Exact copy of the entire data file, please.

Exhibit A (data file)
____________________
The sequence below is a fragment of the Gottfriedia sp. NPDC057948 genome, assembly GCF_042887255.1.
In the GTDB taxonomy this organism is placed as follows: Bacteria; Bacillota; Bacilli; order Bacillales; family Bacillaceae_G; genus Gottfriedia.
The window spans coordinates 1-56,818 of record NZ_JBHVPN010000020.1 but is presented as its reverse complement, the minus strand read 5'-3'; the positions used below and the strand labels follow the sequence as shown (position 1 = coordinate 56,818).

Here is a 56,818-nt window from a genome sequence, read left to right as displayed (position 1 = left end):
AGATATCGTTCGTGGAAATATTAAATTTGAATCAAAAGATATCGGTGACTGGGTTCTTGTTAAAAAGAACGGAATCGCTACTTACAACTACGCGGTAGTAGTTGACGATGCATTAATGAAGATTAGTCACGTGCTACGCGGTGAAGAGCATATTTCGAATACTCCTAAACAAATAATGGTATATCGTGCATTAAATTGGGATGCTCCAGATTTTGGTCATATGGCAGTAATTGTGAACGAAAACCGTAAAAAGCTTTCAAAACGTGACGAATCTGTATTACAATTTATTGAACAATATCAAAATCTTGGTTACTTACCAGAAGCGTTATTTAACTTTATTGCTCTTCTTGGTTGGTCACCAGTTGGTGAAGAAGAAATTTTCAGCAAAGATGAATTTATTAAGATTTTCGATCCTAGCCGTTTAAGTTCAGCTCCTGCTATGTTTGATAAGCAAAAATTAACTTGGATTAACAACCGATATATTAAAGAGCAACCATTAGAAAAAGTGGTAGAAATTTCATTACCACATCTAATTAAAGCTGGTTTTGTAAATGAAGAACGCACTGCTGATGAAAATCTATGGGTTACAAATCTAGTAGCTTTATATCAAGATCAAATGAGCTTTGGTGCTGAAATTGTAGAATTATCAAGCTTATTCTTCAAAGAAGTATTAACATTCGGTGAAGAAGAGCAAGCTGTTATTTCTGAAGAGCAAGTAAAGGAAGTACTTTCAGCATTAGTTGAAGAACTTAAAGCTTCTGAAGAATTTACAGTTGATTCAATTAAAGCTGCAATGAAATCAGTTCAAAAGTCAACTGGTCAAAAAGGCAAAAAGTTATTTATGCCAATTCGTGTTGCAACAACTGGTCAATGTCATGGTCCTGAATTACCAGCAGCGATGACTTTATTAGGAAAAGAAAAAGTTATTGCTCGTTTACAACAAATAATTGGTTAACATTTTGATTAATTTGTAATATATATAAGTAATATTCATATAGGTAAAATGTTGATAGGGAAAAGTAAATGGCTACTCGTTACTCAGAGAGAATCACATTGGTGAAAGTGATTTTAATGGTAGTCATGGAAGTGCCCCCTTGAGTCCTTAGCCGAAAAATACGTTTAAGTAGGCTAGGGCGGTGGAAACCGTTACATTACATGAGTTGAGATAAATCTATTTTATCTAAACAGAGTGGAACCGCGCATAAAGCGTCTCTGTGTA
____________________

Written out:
The sequence below is a fragment of the Gottfriedia sp. NPDC057948 genome, assembly GCF_042887255.1.
In the GTDB taxonomy this organism is placed as follows: Bacteria; Bacillota; Bacilli; order Bacillales; family Bacillaceae_G; genus Gottfriedia.
The window spans coordinates 1-56,818 of record NZ_JBHVPN010000020.1 but is presented as its reverse complement, the minus strand read 5'-3'; the positions used below and the strand labels follow the sequence as shown (position 1 = coordinate 56,818).

Here is a 56,818-nt window from a genome sequence, read left to right as displayed (position 1 = left end):
AGATATCGTTCGTGGAAATATTAAATTTGAATCAAAAGATATCGGTGACTGGGTTCTTGTTAAAAAGAACGGAATCGCTACTTACAACTACGCGGTAGTAGTTGACGATGCATTAATGAAGATTAGTCACGTGCTACGCGGTGAAGAGCATATTTCGAATACTCCTAAACAAATAATGGTATATCGTGCATTAAATTGGGATGCTCCAGATTTTGGTCATATGGCAGTAATTGTGAACGAAAACCGTAAAAAGCTTTCAAAACGTGACGAATCTGTATTACAATTTATTGAACAATATCAAAATCTTGGTTACTTACCAGAAGCGTTATTTAACTTTATTGCTCTTCTTGGTTGGTCACCAGTTGGTGAAGAAGAAATTTTCAGCAAAGATGAATTTATTAAGATTTTCGATCCTAGCCGTTTAAGTTCAGCTCCTGCTATGTTTGATAAGCAAAAATTAACTTGGATTAACAACCGATATATTAAAGAGCAACCATTAGAAAAAGTGGTAGAAATTTCATTACCACATCTAATTAAAGCTGGTTTTGTAAATGAAGAACGCACTGCTGATGAAAATCTATGGGTTACAAATCTAGTAGCTTTATATCAAGATCAAATGAGCTTTGGTGCTGAAATTGTAGAATTATCAAGCTTATTCTTCAAAGAAGTATTAACATTCGGTGAAGAAGAGCAAGCTGTTATTTCTGAAGAGCAAGTAAAGGAAGTACTTTCAGCATTAGTTGAAGAACTTAAAGCTTCTGAAGAATTTACAGTTGATTCAATTAAAGCTGCAATGAAATCAGTTCAAAAGTCAACTGGTCAAAAAGGCAAAAAGTTATTTATGCCAATTCGTGTTGCAACAACTGGTCAATGTCATGGTCCTGAATTACCAGCAGCGATGACTTTATTAGGAAAAGAAAAAGTTATTGCTCGTTTACAACAAATAATTGGTTAACATTTTGATTAATTTGTAATATATATAAGTAATATTCATATAGGTAAAATGTTGATAGGGAAAAGTAAATGGCTACTCGTTACTCAGAGAGAATCACATTGGTGAAAGTGATTTTAATGGTAGTCATGGAAGTGCCCCCTTGAGTCCTTAGCCGAAAAATACGTTTAAGTAGGCTAGGGCGGTGGAAACCGTTACATTACATGAGTTGAGATAAATCTATTTTATCTAAACAGAGTGGAACCGCGCATAAAGCGTCTCTGTGTA